Tilly on Government as Organized Crime

The argument that government is a bit like an extremely-successful mob isn’t new, but Charles Tilly makes the argument better than most:

Apologists for particular governments and for government in general commonly argue, precisely, that they offer protection from local and external violence. They claim that the prices they charge barely cover the costs of protection. They call people who complain about the price of protection “anarchists,” “subversives,” or both at once. But consider the definition of a racketeer as someone who creates a threat and then charges for its reduction. Governments’ provision of protection, by this standard, often qualifies as racketeering. To the extent that the threats against which a given government protects its citizens are imaginary or are consequences of its own activities, the government has organized a protection racket. Since governments themselves commonly simulate, stimulate, or even fabricate threats of external war and since the repressive and extractive activities of governments often constitute the largest current threats to the livelihoods of their own citizens, many governments operate in essentially the same ways as racketeers. There is, of course, a difference: Racketeers, by the conventional definition, operate without the sanctity of governments.

Yep.

Private Cities and Technologies of Liberation

If you’re reading this blog and not Let A Thousand Nations Bloom, there’s something wrong with you. That’s where I’m doing my substantive blogging – though that’s admittedly not very frequent lately.

My most recent posts:

Motueka’s (Very) Grey Market in Tobacco

This story of a Motueka tobacco farmer (hit tip: hefevice) makes me want to take up smoking again so I can buy this guy’s wares. Despite being raided and dragged through the courts, Laurie Jury is maintaining there is nothing illegal about what he’s doing: selling dried, unprocessed tobacco leaf, he says, is not the same thing as producing tobacco.

To him, his continued high-profile involvement in tobacco growing, as probably the last self-acknowledged commercial grower in the country, is nothing more than a small farmer growing a small crop of a plant he knows well and sees an opening in the market for.

The small fact that his determination to stick with tobacco has seen him fall foul of the authorities twice now in five years, the second time involving a raid by armed police on his Pangatotara home last week, only hardens his resolve.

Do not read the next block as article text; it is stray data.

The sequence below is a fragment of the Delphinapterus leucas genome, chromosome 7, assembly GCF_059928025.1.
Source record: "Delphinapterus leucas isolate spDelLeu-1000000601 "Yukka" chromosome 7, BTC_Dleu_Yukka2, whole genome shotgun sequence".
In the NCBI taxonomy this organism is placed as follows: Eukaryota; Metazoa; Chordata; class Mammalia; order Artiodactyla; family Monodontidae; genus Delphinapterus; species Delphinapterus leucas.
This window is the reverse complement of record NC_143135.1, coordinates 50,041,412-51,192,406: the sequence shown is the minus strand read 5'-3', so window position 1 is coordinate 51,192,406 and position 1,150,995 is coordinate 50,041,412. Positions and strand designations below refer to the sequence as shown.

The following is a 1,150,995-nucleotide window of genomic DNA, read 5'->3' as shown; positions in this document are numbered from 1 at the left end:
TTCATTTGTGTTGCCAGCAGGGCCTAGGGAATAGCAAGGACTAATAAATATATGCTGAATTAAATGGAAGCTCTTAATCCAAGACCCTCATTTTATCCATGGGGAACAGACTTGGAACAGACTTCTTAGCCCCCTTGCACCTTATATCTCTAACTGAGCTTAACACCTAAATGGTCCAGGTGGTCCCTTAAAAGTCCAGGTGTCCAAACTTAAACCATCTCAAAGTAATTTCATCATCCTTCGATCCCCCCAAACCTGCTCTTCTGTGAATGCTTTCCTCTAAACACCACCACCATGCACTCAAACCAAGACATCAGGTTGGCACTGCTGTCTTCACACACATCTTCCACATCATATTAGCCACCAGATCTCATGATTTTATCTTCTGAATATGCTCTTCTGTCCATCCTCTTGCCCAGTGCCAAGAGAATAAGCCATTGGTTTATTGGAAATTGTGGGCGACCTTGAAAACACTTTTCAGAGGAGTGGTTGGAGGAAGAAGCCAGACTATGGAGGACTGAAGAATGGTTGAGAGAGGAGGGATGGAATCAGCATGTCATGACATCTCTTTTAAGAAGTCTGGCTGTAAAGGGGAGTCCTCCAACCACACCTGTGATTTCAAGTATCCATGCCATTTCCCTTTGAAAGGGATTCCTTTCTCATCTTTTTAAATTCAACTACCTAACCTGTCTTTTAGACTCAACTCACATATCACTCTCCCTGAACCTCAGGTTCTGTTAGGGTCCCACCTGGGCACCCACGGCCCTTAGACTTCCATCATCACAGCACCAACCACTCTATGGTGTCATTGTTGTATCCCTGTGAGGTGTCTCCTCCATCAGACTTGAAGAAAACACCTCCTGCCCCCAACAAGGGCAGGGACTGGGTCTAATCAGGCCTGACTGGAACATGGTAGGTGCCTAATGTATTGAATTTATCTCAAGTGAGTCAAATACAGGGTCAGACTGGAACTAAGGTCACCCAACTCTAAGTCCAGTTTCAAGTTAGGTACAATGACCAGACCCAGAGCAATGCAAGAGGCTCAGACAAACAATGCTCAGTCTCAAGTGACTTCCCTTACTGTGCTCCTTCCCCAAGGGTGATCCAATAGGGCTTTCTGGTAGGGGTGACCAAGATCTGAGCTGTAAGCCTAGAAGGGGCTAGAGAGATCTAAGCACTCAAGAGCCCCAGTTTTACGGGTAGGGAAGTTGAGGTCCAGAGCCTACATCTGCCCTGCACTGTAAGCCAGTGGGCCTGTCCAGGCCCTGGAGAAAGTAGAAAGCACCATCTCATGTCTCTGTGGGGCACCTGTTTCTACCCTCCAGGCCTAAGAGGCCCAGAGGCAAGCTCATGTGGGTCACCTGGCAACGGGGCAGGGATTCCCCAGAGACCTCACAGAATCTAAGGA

The Customs officers who arrived at his place in the wake of the Armed Offenders Squad came with a search warrant that suggested Mr Jury was a suspect in a range of offences, including helping defraud Customs of revenue.

They took all the leaf he had stored in his shed – he won’t say how much, but one report said it was about two tonnes – and a bunch of other stuff, including $4000 in cash, but he is confident they didn’t take anything that is going to land him a conviction.

The last time they tried, as he likes to point out, their case all but collapsed and they had to return the tobacco they had seized.

His argument is that there is no law against growing tobacco and, as far as he has always understood it, nothing in the law to stop him from selling the raw, dried leaf.

So that is what he does, as he freely admits. Buyers, he says, range from passers-by in camper vans who have seen his roadside crop and want some leaves as a “souvenir”, to customers in the North Island.

To be honest, I don’t like his chances of surviving in the long term. The law may not currently prohibit his business, but law is always open to interpretation or change. Public and elite opinion is swinging violently against tobacco, and courts are responsive to public opinion.

The most disturbing part of the story is the way recent raids were conducted:

The memory of [the prior court case] also meant he wasn’t exactly floored by the events of Tuesday last week, which started with being woken before 6am by the sound of his partner, Michelle’s, dog, Diesel, barking ferociously at the end of their driveway.

He grabbed a spotlight to investigate, shining it on to the road frontage, where the dog was “nutting off”, charging up and down the fenceline.